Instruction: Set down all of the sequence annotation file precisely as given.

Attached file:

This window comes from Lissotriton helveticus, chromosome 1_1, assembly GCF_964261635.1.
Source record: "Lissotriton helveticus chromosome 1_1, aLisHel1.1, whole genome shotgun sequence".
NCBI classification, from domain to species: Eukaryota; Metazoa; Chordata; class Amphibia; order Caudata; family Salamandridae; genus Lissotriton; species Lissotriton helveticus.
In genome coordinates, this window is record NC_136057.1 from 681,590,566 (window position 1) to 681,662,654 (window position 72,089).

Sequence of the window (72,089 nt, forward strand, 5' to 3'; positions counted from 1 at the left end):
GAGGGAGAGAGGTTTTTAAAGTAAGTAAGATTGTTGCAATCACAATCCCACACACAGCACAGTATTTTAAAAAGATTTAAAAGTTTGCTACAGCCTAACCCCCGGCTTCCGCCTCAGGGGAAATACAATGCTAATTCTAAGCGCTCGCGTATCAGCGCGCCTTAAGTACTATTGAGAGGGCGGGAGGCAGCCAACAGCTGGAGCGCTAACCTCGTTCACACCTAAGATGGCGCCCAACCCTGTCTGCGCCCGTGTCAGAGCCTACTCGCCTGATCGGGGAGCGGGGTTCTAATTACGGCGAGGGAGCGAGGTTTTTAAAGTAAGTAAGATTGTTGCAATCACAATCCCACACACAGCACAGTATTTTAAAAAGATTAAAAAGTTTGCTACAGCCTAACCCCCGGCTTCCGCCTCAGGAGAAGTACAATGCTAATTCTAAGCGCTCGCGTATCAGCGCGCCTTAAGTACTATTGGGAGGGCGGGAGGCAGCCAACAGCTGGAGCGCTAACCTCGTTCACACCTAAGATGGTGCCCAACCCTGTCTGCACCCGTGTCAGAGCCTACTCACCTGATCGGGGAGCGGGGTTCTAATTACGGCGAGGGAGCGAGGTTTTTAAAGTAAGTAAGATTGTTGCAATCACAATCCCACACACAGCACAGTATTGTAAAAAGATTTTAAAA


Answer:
This window comes from Lissotriton helveticus, chromosome 1_1, assembly GCF_964261635.1.
Source record: "Lissotriton helveticus chromosome 1_1, aLisHel1.1, whole genome shotgun sequence".
NCBI classification, from domain to species: Eukaryota; Metazoa; Chordata; class Amphibia; order Caudata; family Salamandridae; genus Lissotriton; species Lissotriton helveticus.
In genome coordinates, this window is record NC_136057.1 from 681,590,566 (window position 1) to 681,662,654 (window position 72,089).

Sequence of the window (72,089 nt, forward strand, 5' to 3'; positions counted from 1 at the left end):
GAGGGAGAGAGGTTTTTAAAGTAAGTAAGATTGTTGCAATCACAATCCCACACACAGCACAGTATTTTAAAAAGATTTAAAAGTTTGCTACAGCCTAACCCCCGGCTTCCGCCTCAGGGGAAATACAATGCTAATTCTAAGCGCTCGCGTATCAGCGCGCCTTAAGTACTATTGAGAGGGCGGGAGGCAGCCAACAGCTGGAGCGCTAACCTCGTTCACACCTAAGATGGCGCCCAACCCTGTCTGCGCCCGTGTCAGAGCCTACTCGCCTGATCGGGGAGCGGGGTTCTAATTACGGCGAGGGAGCGAGGTTTTTAAAGTAAGTAAGATTGTTGCAATCACAATCCCACACACAGCACAGTATTTTAAAAAGATTAAAAAGTTTGCTACAGCCTAACCCCCGGCTTCCGCCTCAGGAGAAGTACAATGCTAATTCTAAGCGCTCGCGTATCAGCGCGCCTTAAGTACTATTGGGAGGGCGGGAGGCAGCCAACAGCTGGAGCGCTAACCTCGTTCACACCTAAGATGGTGCCCAACCCTGTCTGCACCCGTGTCAGAGCCTACTCACCTGATCGGGGAGCGGGGTTCTAATTACGGCGAGGGAGCGAGGTTTTTAAAGTAAGTAAGATTGTTGCAATCACAATCCCACACACAGCACAGTATTGTAAAAAGATTTTAAAA